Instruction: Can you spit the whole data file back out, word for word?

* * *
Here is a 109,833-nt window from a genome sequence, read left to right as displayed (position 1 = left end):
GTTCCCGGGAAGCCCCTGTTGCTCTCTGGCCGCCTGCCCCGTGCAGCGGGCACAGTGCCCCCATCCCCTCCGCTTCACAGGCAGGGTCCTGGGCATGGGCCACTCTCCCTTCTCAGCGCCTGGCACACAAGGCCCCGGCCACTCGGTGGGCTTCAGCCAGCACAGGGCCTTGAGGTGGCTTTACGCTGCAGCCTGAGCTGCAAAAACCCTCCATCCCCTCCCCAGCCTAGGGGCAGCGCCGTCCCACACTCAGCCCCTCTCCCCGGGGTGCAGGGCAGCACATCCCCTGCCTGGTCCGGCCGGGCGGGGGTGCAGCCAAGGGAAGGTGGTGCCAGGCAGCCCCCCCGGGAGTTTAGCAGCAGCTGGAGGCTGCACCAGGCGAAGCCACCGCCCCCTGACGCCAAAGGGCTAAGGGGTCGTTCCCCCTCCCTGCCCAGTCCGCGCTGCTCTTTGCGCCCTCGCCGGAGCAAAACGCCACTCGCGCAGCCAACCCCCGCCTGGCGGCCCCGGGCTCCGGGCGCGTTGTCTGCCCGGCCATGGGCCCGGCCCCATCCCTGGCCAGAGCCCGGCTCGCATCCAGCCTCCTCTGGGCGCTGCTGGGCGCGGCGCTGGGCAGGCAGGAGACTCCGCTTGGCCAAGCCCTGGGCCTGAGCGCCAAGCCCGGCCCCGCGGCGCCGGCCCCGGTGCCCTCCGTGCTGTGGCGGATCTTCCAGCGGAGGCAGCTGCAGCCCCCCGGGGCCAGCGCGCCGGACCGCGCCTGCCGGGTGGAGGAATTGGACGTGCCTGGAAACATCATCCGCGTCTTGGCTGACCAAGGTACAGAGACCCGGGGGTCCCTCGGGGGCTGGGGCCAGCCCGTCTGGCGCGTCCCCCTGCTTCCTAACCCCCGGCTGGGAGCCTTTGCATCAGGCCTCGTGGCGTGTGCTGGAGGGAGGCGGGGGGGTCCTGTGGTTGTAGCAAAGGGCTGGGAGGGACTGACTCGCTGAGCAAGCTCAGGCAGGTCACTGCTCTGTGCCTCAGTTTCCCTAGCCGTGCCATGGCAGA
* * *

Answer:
Here is a 109,833-nt window from a genome sequence, read left to right as displayed (position 1 = left end):
GTTCCCGGGAAGCCCCTGTTGCTCTCTGGCCGCCTGCCCCGTGCAGCGGGCACAGTGCCCCCATCCCCTCCGCTTCACAGGCAGGGTCCTGGGCATGGGCCACTCTCCCTTCTCAGCGCCTGGCACACAAGGCCCCGGCCACTCGGTGGGCTTCAGCCAGCACAGGGCCTTGAGGTGGCTTTACGCTGCAGCCTGAGCTGCAAAAACCCTCCATCCCCTCCCCAGCCTAGGGGCAGCGCCGTCCCACACTCAGCCCCTCTCCCCGGGGTGCAGGGCAGCACATCCCCTGCCTGGTCCGGCCGGGCGGGGGTGCAGCCAAGGGAAGGTGGTGCCAGGCAGCCCCCCCGGGAGTTTAGCAGCAGCTGGAGGCTGCACCAGGCGAAGCCACCGCCCCCTGACGCCAAAGGGCTAAGGGGTCGTTCCCCCTCCCTGCCCAGTCCGCGCTGCTCTTTGCGCCCTCGCCGGAGCAAAACGCCACTCGCGCAGCCAACCCCCGCCTGGCGGCCCCGGGCTCCGGGCGCGTTGTCTGCCCGGCCATGGGCCCGGCCCCATCCCTGGCCAGAGCCCGGCTCGCATCCAGCCTCCTCTGGGCGCTGCTGGGCGCGGCGCTGGGCAGGCAGGAGACTCCGCTTGGCCAAGCCCTGGGCCTGAGCGCCAAGCCCGGCCCCGCGGCGCCGGCCCCGGTGCCCTCCGTGCTGTGGCGGATCTTCCAGCGGAGGCAGCTGCAGCCCCCCGGGGCCAGCGCGCCGGACCGCGCCTGCCGGGTGGAGGAATTGGACGTGCCTGGAAACATCATCCGCGTCTTGGCTGACCAAGGTACAGAGACCCGGGGGTCCCTCGGGGGCTGGGGCCAGCCCGTCTGGCGCGTCCCCCTGCTTCCTAACCCCCGGCTGGGAGCCTTTGCATCAGGCCTCGTGGCGTGTGCTGGAGGGAGGCGGGGGGGTCCTGTGGTTGTAGCAAAGGGCTGGGAGGGACTGACTCGCTGAGCAAGCTCAGGCAGGTCACTGCTCTGTGCCTCAGTTTCCCTAGCCGTGCCATGGCAGA